I'd love to get the following example to type-check:

{-# LANGUAGE AllowAmbiguousTypes    #-}
{-# LANGUAGE RankNTypes             #-}
{-# LANGUAGE TypeApplications       #-}
{-# LANGUAGE TypeFamilies           #-}

module Foo where

f :: Int -> (forall f. Functor f => Secret f) -> Int
f x _ = x

g :: (forall f. Functor f => Secret f) -> Int
g = f 4

type family Secret (f :: * -> *) :: * where
  Secret f = Int

I get it that it's probably not possible to infer and check gs type (even though in this specific case it's obvious because it's just a partial application): Secret is not injective and there's no way to tell the compiler which Functor instance it should expect. Consequently, it fails with the following error message:

    • Could not deduce (Functor f0)
      from the context: Functor f
        bound by a type expected by the context:
                  forall (f :: * -> *). Functor f => Secret f
        at src/Datafix/Description.hs:233:5-7
      The type variable ‘f0’ is ambiguous
      These potential instances exist:
        instance Functor IO -- Defined in ‘GHC.Base’
        instance Functor Maybe -- Defined in ‘GHC.Base’
        instance Functor ((,) a) -- Defined in ‘GHC.Base’
        ...plus one other
        ...plus 9 instances involving out-of-scope types
        (use -fprint-potential-instances to see them all)
    • In the expression: f 4
      In an equation for ‘g’: g = f 4
233 | g = f 4
    |     ^^^

So some guidance by the programmer is needed and it would readily be accepted if I could write g like this:

g :: (forall f. Functor f => Secret f) -> Int
g h = f 4 (\\f -> h @f)

Where \\ is hypothetical syntax for System Fw's big lambda, i.e. type abstraction. I can emulate this with ugly Proxys, but is there some other GHC Haskell feature that let's me write something like this?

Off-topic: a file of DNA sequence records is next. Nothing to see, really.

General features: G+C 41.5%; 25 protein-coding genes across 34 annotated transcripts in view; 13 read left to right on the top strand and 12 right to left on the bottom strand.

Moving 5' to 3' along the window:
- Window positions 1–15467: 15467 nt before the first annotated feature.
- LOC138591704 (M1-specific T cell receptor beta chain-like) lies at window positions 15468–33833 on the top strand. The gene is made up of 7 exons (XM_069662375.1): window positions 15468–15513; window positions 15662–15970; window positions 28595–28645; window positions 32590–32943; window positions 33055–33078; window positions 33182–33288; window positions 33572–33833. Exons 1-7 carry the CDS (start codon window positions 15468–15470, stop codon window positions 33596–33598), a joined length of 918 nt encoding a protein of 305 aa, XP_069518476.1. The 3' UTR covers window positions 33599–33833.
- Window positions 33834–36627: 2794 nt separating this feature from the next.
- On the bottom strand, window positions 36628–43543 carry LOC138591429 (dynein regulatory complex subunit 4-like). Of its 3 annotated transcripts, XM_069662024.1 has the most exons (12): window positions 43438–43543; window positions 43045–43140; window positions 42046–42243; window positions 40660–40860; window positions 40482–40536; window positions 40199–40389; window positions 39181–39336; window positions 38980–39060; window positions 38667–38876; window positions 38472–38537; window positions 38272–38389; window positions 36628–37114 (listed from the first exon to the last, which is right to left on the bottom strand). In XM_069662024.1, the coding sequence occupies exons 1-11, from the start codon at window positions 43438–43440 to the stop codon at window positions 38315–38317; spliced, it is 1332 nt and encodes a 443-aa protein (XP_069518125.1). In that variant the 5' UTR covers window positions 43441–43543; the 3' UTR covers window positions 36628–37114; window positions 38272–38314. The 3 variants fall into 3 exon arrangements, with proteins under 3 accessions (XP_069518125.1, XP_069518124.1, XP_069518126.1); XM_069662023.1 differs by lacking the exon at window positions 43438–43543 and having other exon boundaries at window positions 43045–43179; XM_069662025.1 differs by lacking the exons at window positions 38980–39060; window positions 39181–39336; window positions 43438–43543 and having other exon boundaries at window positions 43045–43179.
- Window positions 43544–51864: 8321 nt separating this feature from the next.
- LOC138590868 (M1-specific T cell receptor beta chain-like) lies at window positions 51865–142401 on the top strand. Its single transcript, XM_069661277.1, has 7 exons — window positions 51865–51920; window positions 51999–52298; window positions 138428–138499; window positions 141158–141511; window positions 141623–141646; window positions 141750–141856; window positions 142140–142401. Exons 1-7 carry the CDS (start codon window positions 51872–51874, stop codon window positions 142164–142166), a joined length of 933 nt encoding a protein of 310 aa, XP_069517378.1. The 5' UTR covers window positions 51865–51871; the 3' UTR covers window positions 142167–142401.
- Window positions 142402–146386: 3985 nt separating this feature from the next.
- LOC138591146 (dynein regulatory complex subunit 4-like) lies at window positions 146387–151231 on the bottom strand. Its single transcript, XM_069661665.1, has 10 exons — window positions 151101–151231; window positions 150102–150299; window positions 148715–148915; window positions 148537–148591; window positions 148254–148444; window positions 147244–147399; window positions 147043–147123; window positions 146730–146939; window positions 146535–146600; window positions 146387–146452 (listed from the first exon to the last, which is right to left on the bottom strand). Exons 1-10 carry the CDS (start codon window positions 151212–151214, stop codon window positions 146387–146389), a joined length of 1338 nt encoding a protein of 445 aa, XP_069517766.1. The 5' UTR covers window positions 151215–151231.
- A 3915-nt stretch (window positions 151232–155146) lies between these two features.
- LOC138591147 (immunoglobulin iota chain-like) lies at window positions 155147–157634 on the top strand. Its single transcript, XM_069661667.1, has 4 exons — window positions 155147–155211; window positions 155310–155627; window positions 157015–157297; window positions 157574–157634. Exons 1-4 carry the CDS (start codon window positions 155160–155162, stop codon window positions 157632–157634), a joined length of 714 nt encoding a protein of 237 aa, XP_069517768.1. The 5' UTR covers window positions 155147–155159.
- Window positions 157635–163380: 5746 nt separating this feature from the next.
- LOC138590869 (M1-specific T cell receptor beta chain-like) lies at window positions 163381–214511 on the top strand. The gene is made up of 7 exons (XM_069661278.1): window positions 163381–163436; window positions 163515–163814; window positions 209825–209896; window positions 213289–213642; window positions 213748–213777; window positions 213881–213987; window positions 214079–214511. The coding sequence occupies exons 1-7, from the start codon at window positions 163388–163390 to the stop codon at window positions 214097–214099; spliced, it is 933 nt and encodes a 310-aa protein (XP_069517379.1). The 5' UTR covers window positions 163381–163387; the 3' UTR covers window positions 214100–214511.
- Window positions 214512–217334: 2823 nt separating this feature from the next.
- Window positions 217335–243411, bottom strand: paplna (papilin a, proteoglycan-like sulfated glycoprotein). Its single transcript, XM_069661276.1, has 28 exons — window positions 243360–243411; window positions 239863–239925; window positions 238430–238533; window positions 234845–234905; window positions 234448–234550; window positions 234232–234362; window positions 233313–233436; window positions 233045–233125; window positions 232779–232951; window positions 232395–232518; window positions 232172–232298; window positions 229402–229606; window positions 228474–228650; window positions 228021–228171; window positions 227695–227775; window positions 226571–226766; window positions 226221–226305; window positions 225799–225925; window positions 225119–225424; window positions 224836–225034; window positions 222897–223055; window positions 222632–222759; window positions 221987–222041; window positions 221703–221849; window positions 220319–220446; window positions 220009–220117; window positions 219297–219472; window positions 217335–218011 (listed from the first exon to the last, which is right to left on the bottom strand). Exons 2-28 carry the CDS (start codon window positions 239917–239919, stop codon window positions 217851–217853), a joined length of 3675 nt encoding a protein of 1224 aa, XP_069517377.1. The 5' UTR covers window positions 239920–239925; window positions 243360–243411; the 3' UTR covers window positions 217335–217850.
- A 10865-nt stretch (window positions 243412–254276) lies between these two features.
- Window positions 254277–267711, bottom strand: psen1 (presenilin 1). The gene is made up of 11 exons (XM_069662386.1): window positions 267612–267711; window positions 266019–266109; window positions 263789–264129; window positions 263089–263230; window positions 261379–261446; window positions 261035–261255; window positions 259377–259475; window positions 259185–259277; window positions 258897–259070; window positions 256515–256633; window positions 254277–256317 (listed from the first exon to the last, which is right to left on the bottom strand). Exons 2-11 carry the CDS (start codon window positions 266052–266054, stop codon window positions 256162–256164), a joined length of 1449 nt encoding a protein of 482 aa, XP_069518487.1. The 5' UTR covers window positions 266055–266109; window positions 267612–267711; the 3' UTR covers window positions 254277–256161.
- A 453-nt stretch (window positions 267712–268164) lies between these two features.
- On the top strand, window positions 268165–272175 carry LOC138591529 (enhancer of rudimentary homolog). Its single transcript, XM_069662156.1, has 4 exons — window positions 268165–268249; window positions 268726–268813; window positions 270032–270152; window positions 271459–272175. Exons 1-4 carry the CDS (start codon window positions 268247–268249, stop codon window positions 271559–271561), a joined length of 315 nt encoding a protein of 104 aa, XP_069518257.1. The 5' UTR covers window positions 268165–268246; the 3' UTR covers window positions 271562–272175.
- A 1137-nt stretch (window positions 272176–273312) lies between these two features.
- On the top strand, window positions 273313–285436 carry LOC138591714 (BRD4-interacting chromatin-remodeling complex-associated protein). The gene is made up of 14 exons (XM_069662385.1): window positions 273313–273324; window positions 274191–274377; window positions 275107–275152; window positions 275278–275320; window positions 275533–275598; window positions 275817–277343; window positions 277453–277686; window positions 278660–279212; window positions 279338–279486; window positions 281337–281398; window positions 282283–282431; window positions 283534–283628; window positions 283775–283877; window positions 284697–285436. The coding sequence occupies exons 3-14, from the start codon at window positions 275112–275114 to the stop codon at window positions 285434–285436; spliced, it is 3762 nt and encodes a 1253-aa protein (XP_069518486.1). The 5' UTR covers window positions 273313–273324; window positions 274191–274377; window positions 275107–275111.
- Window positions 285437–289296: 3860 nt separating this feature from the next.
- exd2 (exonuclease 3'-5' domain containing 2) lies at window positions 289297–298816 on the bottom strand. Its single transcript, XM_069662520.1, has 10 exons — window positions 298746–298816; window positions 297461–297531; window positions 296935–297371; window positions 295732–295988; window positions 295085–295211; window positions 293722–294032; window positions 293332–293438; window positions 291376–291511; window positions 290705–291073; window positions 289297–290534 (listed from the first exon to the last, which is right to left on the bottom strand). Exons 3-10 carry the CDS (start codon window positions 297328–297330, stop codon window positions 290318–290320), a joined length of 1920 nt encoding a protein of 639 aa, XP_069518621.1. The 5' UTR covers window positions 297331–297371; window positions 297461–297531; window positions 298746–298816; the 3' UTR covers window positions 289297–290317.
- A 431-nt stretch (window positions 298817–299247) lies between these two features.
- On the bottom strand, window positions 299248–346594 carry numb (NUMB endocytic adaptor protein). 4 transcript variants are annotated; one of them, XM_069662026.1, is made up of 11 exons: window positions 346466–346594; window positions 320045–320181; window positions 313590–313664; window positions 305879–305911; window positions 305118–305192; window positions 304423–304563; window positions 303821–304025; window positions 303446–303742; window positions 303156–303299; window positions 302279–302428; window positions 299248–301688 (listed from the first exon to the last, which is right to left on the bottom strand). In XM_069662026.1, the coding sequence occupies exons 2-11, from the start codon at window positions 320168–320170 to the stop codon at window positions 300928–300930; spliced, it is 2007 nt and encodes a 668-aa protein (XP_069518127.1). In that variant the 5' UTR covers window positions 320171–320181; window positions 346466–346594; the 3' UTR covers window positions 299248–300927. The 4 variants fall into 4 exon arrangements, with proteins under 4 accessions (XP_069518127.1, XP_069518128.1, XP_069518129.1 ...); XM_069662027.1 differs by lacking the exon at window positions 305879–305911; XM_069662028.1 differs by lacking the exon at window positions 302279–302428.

• I get an ambiguity error in f's declaration. Do you have AllowAmbiguousTypes turned on?
    – Benjamin Hodgson
    May 3 '18 at 16:16
  • Yes, I do. Give me a moment to edit the question with all necessary extensions. May 3 '18 at 16:17

This might be a GHC bug. I can not see how this GHC behavior makes any sense.

This issue has nothing to do with type families, but it seems to arise from ambiguous types and typeclass constraints.

Here is a MCVE for the same issue.

{-# LANGUAGE AllowAmbiguousTypes    #-}
{-# LANGUAGE RankNTypes             #-}
{-# LANGUAGE TypeApplications       #-}

class C a where
   getInt :: Int

instance C Char where
   getInt = 42

f :: (forall a. C a => Int) -> Bool
f x = even (x @ Char)

g :: (forall a. C a => Int) -> Bool
-- g = f               -- fails
-- g h = f h           -- fails
-- g h = f getInt      -- fails
g _ = f 42             -- OK

It seems that f can not be called with any argument that actually exploits the constraint.


This is by design. It seems there is no way around using Proxys for now: https://ghc.haskell.org/trac/ghc/ticket/15119.

Edit Jul 2019: There's now a GHC proposal for this!

  • 2
    I can't understand why this is not considered to be a bug. If ambiguous types were not allowed, I would not. But since ambiguous types now can be turned on, I can't see anything wrong with the code. I'd consider this a very weird technical limitation of GHC, at best. I wonder if there is some deep reason in the inference algorithm for this to fail type checking, or if it is only an incident. Oh, well.
    – chi
    May 12 '18 at 20:30
  • I guess you just can't make it work in the general case, and not trying to for some concrete and obvious cases keeps inference simple and reasonable. If this would work, we'd have the same discussion for some other example that would be even trickier to infer. The question is, where do we stop with such ad-hoc hacks in type inference? May 18 '18 at 12:12
  • That might be the case, but the trac discussion does not support that view. It only says "it is ambiguous, therefore GHC can't handle it", when this reason alone is not at all sufficient, since GHC accepts f just fine, even if it has an ambiguous type. Indeed, the trac discussion seems to point out, wrongly, that you can not write f. Whatever type checking algorithm accepts x :: T ; x = expr (for some T,expr) but rejects x :: T ; x = expr ; y :: T ; y = x is very, very weird in my eye.
    – chi
    May 18 '18 at 12:31

Your Answer

By clicking “Post Your Answer”, you agree to our terms of service, privacy policy and cookie policy

Not the answer you're looking for? Browse other questions tagged or ask your own question.